The battle between the National Gas Company (NGC) and Caribbean Nitrogen Company (CNC) is now heading to the Court of Arbitration in the United Kingdom, the result of which could have dire consequences for both companies.
At the heart of the battle is the price the NGC is prepared to sell natural gas to the downstream companies, the continued shortage of gas and recent contracts signed by Prime Minister Dr Keith Rowley which wedded the NGC to pay higher prices for gas from both bpTT and EOG Resources. Ironically EOG Resources is a major shareholder of CNC.
The T&T Guardian has learnt through multiple sources at both companies and the Ministry of Energy that the action has already been filed with the UK Court of Arbitration and is expected to be heard within months. The option to approach the UK court is provided for in the original Gas Sales Contract.
Speaking on CNC3’s Morning Brew breakfast programme, chairman of the NGC Jerry Brooks hinted that the matter was now in arbitration and warned that the price that CNC was prepared to pay would result in billions in losses to the NGC and threaten thousands of jobs.
He also suggested that the days of cheap natural gas prices were over and companies had in the past made double digit profits.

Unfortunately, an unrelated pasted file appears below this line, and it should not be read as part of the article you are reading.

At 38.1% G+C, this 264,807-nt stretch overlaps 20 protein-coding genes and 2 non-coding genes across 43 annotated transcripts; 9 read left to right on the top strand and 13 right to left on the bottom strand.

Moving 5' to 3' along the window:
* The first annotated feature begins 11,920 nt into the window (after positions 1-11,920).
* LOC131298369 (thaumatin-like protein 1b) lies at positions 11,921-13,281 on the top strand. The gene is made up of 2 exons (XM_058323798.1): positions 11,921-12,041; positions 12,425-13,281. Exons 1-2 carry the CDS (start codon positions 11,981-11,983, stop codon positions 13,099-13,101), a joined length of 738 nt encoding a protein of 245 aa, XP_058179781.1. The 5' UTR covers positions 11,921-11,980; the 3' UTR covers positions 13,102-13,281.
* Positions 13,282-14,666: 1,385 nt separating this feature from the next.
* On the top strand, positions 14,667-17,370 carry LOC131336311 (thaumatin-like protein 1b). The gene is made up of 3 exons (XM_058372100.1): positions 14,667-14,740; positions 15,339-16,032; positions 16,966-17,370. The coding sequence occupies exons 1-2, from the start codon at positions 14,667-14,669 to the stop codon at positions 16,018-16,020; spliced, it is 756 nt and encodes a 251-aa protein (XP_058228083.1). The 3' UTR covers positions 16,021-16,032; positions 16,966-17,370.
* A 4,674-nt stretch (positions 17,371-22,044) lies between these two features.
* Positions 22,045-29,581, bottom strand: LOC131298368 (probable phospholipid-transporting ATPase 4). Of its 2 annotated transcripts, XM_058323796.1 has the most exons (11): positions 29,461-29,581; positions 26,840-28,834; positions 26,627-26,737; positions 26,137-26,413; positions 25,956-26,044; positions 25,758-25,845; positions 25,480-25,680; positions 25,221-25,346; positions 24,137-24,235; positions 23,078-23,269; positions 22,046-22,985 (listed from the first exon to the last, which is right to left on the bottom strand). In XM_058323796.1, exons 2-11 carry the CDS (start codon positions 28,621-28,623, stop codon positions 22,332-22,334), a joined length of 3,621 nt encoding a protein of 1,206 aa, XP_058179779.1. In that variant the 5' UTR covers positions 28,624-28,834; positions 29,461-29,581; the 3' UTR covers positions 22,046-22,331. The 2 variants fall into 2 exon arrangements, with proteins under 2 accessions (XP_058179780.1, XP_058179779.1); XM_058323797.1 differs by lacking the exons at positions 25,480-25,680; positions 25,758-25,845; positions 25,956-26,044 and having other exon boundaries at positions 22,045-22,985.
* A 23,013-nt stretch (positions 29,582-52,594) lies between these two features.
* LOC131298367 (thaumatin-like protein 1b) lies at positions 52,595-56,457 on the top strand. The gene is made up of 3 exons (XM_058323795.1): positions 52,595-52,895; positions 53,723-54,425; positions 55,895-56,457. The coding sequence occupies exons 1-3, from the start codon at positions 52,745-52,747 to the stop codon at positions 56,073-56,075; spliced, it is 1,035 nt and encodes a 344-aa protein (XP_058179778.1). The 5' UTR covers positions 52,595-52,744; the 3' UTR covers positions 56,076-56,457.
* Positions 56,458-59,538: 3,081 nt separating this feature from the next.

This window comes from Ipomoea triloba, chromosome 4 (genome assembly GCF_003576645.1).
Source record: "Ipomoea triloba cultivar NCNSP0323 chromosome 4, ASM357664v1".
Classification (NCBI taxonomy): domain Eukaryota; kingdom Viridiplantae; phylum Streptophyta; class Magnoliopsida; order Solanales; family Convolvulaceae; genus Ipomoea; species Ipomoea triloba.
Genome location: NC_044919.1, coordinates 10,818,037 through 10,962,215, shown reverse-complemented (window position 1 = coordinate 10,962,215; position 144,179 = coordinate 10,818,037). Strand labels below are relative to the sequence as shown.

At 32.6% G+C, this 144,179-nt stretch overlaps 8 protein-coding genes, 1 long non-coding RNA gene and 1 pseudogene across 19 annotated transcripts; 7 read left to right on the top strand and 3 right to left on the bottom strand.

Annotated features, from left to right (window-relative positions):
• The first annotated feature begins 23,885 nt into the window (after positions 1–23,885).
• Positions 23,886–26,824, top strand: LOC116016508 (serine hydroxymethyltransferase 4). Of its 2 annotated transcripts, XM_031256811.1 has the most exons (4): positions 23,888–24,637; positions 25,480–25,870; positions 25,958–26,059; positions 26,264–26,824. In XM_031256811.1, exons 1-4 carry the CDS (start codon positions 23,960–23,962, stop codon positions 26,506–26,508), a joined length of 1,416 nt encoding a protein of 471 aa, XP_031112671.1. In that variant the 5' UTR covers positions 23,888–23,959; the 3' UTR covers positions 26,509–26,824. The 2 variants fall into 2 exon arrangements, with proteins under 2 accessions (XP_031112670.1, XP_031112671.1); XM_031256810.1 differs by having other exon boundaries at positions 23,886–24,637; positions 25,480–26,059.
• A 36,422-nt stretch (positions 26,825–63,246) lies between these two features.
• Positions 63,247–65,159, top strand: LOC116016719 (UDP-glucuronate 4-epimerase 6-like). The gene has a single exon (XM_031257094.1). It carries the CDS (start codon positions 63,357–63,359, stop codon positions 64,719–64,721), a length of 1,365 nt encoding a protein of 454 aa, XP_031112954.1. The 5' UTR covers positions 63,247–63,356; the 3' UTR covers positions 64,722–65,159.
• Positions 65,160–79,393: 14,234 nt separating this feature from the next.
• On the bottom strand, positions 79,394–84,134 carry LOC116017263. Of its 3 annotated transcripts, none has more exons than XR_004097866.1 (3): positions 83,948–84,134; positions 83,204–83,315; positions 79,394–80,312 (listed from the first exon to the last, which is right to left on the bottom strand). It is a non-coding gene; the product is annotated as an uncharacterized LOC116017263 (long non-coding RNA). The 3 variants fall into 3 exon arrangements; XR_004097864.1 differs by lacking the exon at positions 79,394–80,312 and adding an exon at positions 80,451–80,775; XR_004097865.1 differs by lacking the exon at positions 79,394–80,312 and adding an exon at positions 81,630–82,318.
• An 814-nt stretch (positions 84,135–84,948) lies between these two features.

But as the war of words heats up, CNC, in a strongly worded press release, called for an independent auditor to look at what is called the value chain and see where most of the money is made.
In T&T the NGC buys gas from Upstream companies like BPTT and EOG and then sells the gas at a profit to companies like CNC and other petro chemical companies. The NGC charges a basic price and when the price of methanol or ammonia rises globally the NGC makes further profit in a windfall arrangement. “It’s time for the NGC to be transparent and stop hiding behind vague statements that don’t have any basis in reality,” said Jerome Dookie, CEO of CNC.
“We do not agree with Mr Brooks’ position and completely reject his statements that accuse CNC of having unreasonable expectations, double digit returns and the potential for billions of dollars of losses for the NGC.”
In shutting off the gas it is understood that CNC believes that the NGC is in violation of its original contract which it believes guarantees an automatic five-year extension as part of their last contract and therefore the NGC’s assertion that the contract came to an ultimate end last year October is to be challenged.
MHTL was once part owned by the Clico group and when the Government took control of Clico Proman said it had a right to buy the 51 per cent shares and the matter went to arbitration and T&T lost and was forced to sell the shares to Proman. Once again the Government, through the NGC, is going to face Proman and its partners in a court of arbitration unless a solution is found to the standoff.
Source: www.guardian.co.tt (Curtis Williams)